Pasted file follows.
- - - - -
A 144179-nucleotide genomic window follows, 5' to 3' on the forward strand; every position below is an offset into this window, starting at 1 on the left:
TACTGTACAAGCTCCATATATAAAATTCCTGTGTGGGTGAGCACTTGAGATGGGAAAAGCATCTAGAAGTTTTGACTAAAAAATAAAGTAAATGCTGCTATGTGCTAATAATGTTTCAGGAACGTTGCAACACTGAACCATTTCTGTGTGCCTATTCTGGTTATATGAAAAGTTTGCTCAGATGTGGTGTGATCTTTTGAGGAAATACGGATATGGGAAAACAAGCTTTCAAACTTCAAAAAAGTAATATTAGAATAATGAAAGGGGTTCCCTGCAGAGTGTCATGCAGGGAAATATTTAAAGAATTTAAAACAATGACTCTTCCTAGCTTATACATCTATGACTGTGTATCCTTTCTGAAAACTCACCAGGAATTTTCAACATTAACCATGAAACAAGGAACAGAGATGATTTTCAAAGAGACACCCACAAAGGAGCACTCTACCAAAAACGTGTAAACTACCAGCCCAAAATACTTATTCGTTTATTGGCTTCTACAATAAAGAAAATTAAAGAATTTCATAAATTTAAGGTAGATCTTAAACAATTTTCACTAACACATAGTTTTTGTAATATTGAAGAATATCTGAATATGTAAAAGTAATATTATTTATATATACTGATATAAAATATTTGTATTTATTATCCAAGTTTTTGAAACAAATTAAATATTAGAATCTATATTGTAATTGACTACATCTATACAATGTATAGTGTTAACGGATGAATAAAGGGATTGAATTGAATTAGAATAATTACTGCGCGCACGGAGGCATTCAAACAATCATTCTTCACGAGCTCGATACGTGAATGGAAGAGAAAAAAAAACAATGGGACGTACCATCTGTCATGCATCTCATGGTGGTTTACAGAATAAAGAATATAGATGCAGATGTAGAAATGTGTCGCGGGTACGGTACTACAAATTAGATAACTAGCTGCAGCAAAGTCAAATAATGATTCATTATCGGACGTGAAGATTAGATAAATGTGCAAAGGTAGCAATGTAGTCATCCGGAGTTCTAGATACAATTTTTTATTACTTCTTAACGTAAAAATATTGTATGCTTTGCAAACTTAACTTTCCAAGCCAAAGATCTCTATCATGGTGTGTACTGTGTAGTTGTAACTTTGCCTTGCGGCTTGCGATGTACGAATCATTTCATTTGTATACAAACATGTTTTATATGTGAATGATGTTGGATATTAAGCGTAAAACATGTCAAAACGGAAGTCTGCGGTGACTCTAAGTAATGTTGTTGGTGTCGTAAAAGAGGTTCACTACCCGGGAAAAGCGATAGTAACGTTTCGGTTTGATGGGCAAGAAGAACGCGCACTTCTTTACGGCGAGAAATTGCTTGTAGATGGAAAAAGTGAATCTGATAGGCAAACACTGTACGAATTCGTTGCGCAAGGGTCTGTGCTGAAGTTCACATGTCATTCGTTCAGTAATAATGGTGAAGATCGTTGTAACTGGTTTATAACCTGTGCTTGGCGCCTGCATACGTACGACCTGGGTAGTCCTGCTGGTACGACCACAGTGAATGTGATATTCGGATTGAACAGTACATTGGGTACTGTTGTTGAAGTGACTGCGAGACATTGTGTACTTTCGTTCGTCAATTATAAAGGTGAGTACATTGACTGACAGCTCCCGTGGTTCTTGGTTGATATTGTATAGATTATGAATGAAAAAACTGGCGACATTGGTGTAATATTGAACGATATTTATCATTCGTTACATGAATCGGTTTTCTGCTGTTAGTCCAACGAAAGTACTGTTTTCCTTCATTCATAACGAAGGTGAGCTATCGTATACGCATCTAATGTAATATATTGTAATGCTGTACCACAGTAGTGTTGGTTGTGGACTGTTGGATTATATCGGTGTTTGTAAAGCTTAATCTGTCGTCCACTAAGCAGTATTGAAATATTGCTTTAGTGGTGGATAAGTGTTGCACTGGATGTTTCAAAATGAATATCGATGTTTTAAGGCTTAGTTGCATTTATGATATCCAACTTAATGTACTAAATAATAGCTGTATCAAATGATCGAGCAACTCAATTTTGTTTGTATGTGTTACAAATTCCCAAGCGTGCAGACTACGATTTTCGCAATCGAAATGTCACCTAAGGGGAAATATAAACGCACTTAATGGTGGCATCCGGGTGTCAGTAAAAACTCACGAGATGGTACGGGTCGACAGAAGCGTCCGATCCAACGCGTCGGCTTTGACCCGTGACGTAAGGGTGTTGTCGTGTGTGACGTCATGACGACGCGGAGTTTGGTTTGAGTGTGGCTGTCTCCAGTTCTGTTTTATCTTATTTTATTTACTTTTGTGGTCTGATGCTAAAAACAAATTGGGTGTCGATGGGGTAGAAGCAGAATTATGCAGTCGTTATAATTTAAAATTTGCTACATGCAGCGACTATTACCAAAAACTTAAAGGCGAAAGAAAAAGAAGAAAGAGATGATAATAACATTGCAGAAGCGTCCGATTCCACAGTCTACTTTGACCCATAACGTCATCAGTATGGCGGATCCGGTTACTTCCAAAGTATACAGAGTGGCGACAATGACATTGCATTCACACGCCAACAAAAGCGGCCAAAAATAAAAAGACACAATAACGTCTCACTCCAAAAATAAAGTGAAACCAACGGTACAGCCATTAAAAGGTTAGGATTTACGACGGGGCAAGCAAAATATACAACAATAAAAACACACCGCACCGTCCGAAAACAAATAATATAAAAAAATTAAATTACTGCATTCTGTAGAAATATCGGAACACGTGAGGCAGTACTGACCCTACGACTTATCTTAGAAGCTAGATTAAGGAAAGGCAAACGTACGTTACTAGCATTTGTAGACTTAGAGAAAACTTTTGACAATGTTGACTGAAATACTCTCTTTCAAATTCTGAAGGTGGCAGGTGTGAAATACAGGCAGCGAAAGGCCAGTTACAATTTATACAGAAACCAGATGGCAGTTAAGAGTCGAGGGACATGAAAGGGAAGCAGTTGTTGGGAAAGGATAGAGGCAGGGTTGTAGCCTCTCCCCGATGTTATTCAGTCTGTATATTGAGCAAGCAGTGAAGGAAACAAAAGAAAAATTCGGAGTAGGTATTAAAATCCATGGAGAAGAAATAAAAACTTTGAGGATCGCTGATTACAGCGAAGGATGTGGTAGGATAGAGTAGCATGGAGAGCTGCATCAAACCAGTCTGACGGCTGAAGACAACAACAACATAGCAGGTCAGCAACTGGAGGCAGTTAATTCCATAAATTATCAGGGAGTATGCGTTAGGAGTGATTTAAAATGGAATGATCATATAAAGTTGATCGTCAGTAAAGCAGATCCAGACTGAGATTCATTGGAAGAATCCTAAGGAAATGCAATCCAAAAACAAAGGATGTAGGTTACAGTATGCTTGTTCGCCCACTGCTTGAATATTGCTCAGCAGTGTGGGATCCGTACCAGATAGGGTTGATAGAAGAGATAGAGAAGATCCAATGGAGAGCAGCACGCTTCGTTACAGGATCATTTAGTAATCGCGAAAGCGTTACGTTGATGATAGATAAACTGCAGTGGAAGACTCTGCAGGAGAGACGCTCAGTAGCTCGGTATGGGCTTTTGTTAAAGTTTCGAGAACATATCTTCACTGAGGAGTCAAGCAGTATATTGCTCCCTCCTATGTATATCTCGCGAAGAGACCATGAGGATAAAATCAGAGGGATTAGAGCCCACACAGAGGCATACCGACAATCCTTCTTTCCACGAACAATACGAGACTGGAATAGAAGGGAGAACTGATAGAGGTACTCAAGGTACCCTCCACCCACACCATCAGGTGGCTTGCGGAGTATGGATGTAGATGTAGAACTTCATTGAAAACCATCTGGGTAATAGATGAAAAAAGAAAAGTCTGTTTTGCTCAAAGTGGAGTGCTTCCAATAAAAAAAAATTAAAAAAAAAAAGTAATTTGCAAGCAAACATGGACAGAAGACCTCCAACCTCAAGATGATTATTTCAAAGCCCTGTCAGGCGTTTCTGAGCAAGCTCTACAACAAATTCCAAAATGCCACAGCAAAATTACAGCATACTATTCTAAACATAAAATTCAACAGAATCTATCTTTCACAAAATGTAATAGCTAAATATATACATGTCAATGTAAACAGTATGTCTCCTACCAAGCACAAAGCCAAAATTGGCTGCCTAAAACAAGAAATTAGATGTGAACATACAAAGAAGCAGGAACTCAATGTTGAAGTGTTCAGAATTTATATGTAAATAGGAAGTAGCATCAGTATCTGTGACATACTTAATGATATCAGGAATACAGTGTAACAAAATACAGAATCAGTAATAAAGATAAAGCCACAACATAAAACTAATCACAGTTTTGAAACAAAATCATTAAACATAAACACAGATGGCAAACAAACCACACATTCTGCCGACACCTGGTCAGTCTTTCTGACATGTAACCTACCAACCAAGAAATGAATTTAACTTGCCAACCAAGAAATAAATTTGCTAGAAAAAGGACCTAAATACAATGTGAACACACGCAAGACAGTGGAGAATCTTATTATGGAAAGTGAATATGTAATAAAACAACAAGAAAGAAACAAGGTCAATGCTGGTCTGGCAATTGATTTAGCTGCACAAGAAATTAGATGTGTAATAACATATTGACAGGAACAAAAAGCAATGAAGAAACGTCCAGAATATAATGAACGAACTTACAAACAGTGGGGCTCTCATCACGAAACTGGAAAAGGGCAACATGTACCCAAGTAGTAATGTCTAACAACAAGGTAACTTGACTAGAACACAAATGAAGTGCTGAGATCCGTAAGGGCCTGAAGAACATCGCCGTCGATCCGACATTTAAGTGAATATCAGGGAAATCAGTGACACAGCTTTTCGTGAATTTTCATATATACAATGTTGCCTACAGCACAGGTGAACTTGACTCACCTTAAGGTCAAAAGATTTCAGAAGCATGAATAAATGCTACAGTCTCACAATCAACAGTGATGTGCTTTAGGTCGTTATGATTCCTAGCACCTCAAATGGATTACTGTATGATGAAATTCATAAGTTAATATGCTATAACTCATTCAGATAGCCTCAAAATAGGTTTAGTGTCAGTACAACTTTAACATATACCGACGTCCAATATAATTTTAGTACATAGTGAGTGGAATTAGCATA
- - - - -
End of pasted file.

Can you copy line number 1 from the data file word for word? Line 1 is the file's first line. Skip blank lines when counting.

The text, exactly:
A 144179-nucleotide genomic window follows, 5' to 3' on the forward strand; every position below is an offset into this window, starting at 1 on the left: